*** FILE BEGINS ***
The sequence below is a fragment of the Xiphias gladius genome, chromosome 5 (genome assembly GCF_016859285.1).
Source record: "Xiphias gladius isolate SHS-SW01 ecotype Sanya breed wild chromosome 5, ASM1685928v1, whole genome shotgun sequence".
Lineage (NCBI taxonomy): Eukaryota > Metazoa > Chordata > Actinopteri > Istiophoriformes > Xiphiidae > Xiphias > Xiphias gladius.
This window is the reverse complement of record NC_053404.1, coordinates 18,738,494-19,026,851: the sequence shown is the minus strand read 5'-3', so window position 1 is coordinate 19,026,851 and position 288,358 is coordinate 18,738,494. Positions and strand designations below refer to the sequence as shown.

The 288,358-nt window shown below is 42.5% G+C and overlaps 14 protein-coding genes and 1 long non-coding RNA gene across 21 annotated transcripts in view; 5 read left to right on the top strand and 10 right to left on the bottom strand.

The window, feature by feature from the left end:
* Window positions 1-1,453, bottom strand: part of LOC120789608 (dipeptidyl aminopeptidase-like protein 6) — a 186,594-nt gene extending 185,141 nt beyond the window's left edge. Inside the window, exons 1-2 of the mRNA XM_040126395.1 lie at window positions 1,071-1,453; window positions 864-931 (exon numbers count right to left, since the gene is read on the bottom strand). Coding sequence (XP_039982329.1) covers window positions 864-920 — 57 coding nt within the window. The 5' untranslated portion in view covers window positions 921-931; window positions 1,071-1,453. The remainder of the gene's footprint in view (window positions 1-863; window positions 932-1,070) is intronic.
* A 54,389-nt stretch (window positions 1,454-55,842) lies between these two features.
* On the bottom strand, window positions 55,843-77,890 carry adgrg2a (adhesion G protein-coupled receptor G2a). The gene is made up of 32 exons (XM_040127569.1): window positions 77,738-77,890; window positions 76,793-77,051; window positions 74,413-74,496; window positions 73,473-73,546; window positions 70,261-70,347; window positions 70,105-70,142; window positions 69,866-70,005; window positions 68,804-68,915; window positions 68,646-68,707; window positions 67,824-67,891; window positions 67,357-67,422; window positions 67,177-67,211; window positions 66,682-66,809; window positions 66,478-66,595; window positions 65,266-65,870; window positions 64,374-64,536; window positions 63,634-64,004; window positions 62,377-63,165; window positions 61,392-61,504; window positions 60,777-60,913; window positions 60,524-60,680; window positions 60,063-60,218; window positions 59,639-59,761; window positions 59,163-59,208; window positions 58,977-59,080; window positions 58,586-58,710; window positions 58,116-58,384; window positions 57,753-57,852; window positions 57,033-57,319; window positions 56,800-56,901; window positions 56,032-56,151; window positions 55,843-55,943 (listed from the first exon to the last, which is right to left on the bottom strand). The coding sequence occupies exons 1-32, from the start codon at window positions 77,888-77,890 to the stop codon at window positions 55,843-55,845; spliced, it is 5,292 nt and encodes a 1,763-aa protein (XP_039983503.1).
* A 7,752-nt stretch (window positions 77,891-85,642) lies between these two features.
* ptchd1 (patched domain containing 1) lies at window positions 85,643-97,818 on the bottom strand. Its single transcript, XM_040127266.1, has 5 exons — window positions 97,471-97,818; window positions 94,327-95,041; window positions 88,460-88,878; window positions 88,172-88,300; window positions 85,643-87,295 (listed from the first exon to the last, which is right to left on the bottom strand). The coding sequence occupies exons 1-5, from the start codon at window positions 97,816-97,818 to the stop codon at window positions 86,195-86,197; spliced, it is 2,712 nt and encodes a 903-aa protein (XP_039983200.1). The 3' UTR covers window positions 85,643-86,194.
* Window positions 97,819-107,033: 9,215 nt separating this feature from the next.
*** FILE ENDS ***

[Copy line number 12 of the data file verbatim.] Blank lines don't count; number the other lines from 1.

* Window positions 97,819-107,033: 9,215 nt separating this feature from the next.